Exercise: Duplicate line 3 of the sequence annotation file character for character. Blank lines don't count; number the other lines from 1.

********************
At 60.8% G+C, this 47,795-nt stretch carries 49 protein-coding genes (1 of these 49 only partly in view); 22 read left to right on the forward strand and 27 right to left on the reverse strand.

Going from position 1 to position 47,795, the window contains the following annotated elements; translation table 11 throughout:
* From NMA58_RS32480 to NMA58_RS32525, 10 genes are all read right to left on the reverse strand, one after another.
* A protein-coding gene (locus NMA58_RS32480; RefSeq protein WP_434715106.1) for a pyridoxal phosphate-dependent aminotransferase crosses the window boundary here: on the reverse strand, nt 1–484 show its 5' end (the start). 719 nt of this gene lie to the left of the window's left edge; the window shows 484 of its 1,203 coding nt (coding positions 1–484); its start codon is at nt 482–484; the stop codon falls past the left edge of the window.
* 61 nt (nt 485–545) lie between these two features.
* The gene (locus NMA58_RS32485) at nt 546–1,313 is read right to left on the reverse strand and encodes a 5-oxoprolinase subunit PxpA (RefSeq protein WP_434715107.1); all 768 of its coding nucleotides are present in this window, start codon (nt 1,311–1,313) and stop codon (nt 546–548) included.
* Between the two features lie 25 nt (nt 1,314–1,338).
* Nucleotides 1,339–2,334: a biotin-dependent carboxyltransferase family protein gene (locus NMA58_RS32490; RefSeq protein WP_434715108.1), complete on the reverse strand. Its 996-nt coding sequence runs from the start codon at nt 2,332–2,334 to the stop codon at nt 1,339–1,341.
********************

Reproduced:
* From NMA58_RS32480 to NMA58_RS32525, 10 genes are all read right to left on the reverse strand, one after another.